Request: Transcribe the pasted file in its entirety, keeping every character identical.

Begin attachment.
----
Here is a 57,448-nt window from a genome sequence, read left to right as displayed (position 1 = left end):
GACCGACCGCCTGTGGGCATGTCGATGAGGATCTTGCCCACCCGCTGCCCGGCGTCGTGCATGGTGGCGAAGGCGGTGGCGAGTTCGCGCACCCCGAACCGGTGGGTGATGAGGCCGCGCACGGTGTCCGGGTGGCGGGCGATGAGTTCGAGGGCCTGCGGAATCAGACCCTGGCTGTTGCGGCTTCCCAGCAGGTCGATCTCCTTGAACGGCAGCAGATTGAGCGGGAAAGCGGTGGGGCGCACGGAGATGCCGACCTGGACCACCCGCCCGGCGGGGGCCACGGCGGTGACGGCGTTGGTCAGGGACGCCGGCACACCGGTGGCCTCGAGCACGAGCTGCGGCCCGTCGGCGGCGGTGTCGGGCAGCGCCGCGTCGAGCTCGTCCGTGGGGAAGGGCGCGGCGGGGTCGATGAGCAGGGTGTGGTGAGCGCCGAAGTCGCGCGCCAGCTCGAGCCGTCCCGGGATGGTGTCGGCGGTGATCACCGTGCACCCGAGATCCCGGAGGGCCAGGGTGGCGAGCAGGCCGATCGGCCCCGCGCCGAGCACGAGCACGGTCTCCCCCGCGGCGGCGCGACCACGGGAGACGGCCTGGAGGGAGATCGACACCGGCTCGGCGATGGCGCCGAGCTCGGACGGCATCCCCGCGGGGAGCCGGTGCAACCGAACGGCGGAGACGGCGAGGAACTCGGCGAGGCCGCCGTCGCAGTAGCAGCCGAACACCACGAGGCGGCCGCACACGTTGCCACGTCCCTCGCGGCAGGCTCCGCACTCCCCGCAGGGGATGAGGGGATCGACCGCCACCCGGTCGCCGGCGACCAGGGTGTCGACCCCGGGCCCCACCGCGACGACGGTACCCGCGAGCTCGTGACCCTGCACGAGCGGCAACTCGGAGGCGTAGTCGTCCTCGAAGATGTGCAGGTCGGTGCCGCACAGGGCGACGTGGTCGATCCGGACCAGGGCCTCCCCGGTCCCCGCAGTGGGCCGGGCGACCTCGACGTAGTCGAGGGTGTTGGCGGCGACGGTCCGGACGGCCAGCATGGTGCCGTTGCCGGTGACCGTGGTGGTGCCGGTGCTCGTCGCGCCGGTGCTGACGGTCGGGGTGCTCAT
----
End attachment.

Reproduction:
Here is a 57,448-nt window from a genome sequence, read left to right as displayed (position 1 = left end):
GACCGACCGCCTGTGGGCATGTCGATGAGGATCTTGCCCACCCGCTGCCCGGCGTCGTGCATGGTGGCGAAGGCGGTGGCGAGTTCGCGCACCCCGAACCGGTGGGTGATGAGGCCGCGCACGGTGTCCGGGTGGCGGGCGATGAGTTCGAGGGCCTGCGGAATCAGACCCTGGCTGTTGCGGCTTCCCAGCAGGTCGATCTCCTTGAACGGCAGCAGATTGAGCGGGAAAGCGGTGGGGCGCACGGAGATGCCGACCTGGACCACCCGCCCGGCGGGGGCCACGGCGGTGACGGCGTTGGTCAGGGACGCCGGCACACCGGTGGCCTCGAGCACGAGCTGCGGCCCGTCGGCGGCGGTGTCGGGCAGCGCCGCGTCGAGCTCGTCCGTGGGGAAGGGCGCGGCGGGGTCGATGAGCAGGGTGTGGTGAGCGCCGAAGTCGCGCGCCAGCTCGAGCCGTCCCGGGATGGTGTCGGCGGTGATCACCGTGCACCCGAGATCCCGGAGGGCCAGGGTGGCGAGCAGGCCGATCGGCCCCGCGCCGAGCACGAGCACGGTCTCCCCCGCGGCGGCGCGACCACGGGAGACGGCCTGGAGGGAGATCGACACCGGCTCGGCGATGGCGCCGAGCTCGGACGGCATCCCCGCGGGGAGCCGGTGCAACCGAACGGCGGAGACGGCGAGGAACTCGGCGAGGCCGCCGTCGCAGTAGCAGCCGAACACCACGAGGCGGCCGCACACGTTGCCACGTCCCTCGCGGCAGGCTCCGCACTCCCCGCAGGGGATGAGGGGATCGACCGCCACCCGGTCGCCGGCGACCAGGGTGTCGACCCCGGGCCCCACCGCGACGACGGTACCCGCGAGCTCGTGACCCTGCACGAGCGGCAACTCGGAGGCGTAGTCGTCCTCGAAGATGTGCAGGTCGGTGCCGCACAGGGCGACGTGGTCGATCCGGACCAGGGCCTCCCCGGTCCCCGCAGTGGGCCGGGCGACCTCGACGTAGTCGAGGGTGTTGGCGGCGACGGTCCGGACGGCCAGCATGGTGCCGTTGCCGGTGACCGTGGTGGTGCCGGTGCTCGTCGCGCCGGTGCTGACGGTCGGGGTGCTCAT